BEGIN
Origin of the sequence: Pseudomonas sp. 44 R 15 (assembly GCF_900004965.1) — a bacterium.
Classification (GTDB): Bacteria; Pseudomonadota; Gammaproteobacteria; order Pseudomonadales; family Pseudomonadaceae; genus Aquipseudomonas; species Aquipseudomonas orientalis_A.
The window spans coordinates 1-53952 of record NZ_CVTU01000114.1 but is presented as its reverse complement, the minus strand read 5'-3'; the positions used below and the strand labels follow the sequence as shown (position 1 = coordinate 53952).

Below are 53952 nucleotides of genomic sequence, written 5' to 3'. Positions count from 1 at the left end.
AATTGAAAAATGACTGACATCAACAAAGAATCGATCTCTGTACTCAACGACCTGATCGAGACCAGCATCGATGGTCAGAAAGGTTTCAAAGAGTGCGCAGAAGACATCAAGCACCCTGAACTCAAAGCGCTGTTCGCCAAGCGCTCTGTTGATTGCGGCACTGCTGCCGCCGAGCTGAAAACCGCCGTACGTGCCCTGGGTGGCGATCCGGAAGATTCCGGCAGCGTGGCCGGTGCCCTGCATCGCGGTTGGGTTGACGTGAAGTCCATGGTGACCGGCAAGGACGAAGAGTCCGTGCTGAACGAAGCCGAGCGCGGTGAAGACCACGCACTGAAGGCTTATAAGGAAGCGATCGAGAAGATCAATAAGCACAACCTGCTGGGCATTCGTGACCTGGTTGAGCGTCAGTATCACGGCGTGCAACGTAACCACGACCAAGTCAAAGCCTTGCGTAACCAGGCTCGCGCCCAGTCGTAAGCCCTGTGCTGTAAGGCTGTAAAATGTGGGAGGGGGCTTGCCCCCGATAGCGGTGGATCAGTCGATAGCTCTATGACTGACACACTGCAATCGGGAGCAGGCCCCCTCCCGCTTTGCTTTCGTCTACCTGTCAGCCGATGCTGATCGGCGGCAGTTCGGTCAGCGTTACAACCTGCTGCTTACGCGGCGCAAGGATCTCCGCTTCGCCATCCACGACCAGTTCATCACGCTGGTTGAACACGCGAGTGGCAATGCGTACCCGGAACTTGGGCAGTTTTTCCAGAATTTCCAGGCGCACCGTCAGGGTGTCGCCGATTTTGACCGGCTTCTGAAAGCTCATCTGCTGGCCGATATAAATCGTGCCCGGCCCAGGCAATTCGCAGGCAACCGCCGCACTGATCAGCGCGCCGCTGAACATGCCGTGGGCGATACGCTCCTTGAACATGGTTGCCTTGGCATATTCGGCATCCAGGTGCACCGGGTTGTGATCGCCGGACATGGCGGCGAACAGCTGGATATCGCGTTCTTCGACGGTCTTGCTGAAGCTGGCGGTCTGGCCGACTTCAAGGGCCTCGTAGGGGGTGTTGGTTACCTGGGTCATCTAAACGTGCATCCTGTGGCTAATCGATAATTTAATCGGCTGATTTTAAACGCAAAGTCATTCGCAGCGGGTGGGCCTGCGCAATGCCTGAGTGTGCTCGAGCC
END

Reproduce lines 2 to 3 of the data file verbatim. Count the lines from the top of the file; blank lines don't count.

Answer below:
Classification (GTDB): Bacteria; Pseudomonadota; Gammaproteobacteria; order Pseudomonadales; family Pseudomonadaceae; genus Aquipseudomonas; species Aquipseudomonas orientalis_A.
The window spans coordinates 1-53952 of record NZ_CVTU01000114.1 but is presented as its reverse complement, the minus strand read 5'-3'; the positions used below and the strand labels follow the sequence as shown (position 1 = coordinate 53952).